Sunday, December 09, 2007


How can I teach kids to appreciate literature and to want to write creatively when they cannot read or write a simple sentence?

How can I teach kids to solve algebra and geometry problems when they cannot understand simple arithmetic?

How can I be expected to do what eight years of education before me could not do? I am no better at teaching than the teachers that came before me. No one will ever convince me that these kids never had a good teacher. Not every teacher that came before me was bad.

I know it is politically incorrect to write what I am about to write.
I don't know how it can be determined who is capable and who is not. I just know that this disparity exists. While we are all born equal, we are not all born with equal abilities.
While I would agree that an elementary school student has not had sufficient time to reach their ceilings, many (of course not all) high school students have. It is time to face educational realistically. Giving a realistic education should be part of the NCLB law.


mathnerd said...

Thank you for saying what I have thought. I think they need to make considerations that not ALL students can perform at grade level. Here at the Jr. High our main struggle (since most to all student can and should be able to perform at grade level) is the students who have learning disabilities. We have 5 kids in our school this year with Down's Syndrom, but our district won't help the school to make exceptions to get them exempt from the tests. Those kids need life skills not to be struggling to perform at the 7th grade level. Thanks again...

17 (really 15) more years said...

By the time a child gets to middle school, it should be abundantly clear whether or not an academic or vocational high school setting is in order. Trying to force Regents exams down the throats of kids who are not good in science, or foreign language, or advanced math, is pointless, and more importantly, is frustrating to the child. Give me a vocationally trained high school graduate over a high school dropout any day.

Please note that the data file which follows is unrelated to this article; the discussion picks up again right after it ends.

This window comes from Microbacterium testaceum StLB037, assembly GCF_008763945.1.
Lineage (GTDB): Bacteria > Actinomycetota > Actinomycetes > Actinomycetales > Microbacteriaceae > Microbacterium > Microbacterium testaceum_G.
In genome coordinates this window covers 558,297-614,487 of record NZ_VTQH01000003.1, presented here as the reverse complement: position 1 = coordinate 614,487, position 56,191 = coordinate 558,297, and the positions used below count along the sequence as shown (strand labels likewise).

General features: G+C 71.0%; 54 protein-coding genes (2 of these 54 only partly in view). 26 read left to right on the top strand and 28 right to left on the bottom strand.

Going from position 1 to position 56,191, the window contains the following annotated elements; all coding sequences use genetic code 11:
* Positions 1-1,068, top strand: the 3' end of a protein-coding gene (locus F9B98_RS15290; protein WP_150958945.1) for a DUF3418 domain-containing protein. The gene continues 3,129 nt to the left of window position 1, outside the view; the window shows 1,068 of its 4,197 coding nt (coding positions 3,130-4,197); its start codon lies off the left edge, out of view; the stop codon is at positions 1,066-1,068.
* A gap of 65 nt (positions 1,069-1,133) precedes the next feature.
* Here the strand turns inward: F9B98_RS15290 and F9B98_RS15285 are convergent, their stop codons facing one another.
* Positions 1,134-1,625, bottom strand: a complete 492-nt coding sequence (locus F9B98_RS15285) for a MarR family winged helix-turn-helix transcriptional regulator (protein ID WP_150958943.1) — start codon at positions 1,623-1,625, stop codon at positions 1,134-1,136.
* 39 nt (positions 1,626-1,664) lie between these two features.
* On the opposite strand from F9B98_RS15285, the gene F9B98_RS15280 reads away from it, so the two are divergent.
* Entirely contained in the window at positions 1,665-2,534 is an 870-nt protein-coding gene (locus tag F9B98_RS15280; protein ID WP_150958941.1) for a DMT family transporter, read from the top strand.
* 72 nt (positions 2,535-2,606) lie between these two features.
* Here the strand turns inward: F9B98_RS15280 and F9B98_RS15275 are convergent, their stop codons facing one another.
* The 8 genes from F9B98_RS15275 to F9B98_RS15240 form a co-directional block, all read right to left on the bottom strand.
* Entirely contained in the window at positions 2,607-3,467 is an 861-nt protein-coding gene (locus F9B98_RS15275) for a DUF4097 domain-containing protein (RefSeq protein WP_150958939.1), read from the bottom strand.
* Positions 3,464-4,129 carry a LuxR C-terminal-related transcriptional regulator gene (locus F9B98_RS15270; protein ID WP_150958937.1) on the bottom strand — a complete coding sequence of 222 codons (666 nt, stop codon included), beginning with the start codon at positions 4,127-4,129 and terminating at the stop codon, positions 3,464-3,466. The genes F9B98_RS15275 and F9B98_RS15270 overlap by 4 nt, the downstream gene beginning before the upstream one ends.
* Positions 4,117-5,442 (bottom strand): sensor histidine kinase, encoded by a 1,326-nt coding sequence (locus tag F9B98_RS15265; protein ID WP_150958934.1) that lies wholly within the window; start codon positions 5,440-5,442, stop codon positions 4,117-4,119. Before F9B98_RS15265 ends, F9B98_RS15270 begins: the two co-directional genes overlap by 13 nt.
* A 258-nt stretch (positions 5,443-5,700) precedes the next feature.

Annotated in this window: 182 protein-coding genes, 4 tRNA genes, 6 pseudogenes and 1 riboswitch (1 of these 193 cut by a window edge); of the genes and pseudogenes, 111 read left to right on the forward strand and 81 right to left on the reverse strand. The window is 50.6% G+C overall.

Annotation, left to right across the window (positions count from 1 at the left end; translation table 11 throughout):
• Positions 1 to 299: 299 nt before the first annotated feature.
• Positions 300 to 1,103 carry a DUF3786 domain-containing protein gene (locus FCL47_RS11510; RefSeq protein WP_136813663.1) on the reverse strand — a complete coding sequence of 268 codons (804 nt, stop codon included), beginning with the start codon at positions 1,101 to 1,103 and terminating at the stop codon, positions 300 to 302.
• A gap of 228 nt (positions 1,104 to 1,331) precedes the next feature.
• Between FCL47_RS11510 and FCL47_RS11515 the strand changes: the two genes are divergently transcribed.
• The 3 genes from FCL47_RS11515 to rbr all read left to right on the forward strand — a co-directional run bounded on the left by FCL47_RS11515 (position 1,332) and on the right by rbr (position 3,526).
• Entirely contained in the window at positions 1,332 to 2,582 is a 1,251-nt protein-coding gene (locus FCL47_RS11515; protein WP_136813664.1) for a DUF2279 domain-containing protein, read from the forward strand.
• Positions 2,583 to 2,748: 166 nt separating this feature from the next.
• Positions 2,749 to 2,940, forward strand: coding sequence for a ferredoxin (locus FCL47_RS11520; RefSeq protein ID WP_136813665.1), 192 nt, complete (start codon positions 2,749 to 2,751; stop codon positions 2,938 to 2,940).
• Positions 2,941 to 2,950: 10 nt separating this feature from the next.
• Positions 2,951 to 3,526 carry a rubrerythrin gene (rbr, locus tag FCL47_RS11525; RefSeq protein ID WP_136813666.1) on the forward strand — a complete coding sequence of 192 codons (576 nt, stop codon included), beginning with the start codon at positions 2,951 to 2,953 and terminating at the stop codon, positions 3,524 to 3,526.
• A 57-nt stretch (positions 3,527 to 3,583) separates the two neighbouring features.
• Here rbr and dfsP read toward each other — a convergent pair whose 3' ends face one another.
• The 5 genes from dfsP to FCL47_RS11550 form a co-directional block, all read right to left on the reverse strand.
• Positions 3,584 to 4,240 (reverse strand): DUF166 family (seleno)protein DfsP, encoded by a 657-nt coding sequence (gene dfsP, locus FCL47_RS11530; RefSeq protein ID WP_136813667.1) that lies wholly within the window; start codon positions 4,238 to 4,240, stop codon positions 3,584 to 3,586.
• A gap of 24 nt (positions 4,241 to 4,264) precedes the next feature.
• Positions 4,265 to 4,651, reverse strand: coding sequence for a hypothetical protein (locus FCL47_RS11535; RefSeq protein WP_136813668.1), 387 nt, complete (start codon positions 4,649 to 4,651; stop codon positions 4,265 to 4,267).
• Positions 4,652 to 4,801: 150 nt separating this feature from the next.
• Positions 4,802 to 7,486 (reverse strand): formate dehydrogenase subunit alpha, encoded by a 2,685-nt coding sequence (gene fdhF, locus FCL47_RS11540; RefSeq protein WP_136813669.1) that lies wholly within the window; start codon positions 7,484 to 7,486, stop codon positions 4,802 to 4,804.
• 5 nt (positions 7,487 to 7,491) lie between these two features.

Catherine Johnson said...

No one will ever convince me that these kids never had a good teacher. Not every teacher that came before me was bad.

What I've seen, with math, is that once a student has fallen off the "math cliff" it doesn't matter how good or bad his subsequent teachers are.

My own son fell off the math cliff in 4th grade when he had a teacher who was a lovely person but an ineffective teacher. (She wasn't given tenure.)

I retaught all of the content he'd failed to learn. I'm sure you can guess what that content was: fractions.

He is now taking algebra in the 8th grade and is doing pretty well, but if I hadn't spent the past 3 years remediating and reteaching he'd be in bad shape. (He scored in the 88th percentile on math on the ITBS in November 2006, just to give you a concrete sense of where he is.)

I'm fairly certain he'd look like a kid who is not cut out to solve algebra & geometry problems.

I don't think it's ever safe to assume that a student isn't cut out to learn algebra based on the fact that they can't understand simple arithmetic.

My strong feeling about math is that high schools need to bite the bullet and put kids who don't understand simple arithmetic in remedial classes.

If you're 15 years old and you can't do arithmetic, you should be studying arithmetic not algebra and geometry.

Catherine Johnson said...

We have 5 kids in our school this year with Down's Syndrom, but our district won't help the school to make exceptions to get them exempt from the tests.

That is ludicrous.

I have two kids with autism; they don't have to learn algebra (though it's conceivable to me that one of them might be capable of it....)

Pissedoffteacher said...

There are always exceptions to any statement. Of course there are some kids that can't learn arithmetic but can master algebra. Those kids are few and far between. How can they understand factoring, slope, etc, without basic skills. I dread teaching imaginary numbers to kids who don't understand real numbers (a unit I will be forced to teach next term)

mathnerd--making Downs syndrome kids do this stuff is cruel. We don't do that in my school (at least I don't think we do.) I'm referring to kids that have scored 1's and 0's on state assessment tests that are not in special education.

Anonymous said...

Elementary schools used to have remedial programs in both reading and math called Hi-intensity math labs. I don't know why these were taken away, but they were. I used to bring my classes to both labs and assisted the teachers. We were able to zero in on specific concepts.

Now with tests being given in January and March, the focus is on teaching to the test rather than the concept.

As an experienced teacher, and one who always took extra math workshops, I was stymied by the Trailblazers and EveryDay Math programs. Even the parents found the homework pages confusing. I however decided to pick and choose what I liked from the program and supplemented the rest. While many admins won't allow that, I was lucky to be able to use the old text with the program.

IMC Guy said...

I would agree that there's a huge difference between elementary kids and high school kids. If the kids don't get the basics in math in the elementary grades, they are going to struggle big time in high school. I know this isn't news to any of us.

JUSTICE not "just us" said...

Tackles the issues you are bringing up and some of the solutions.

Thanks for making your blog intellectually stimuliating!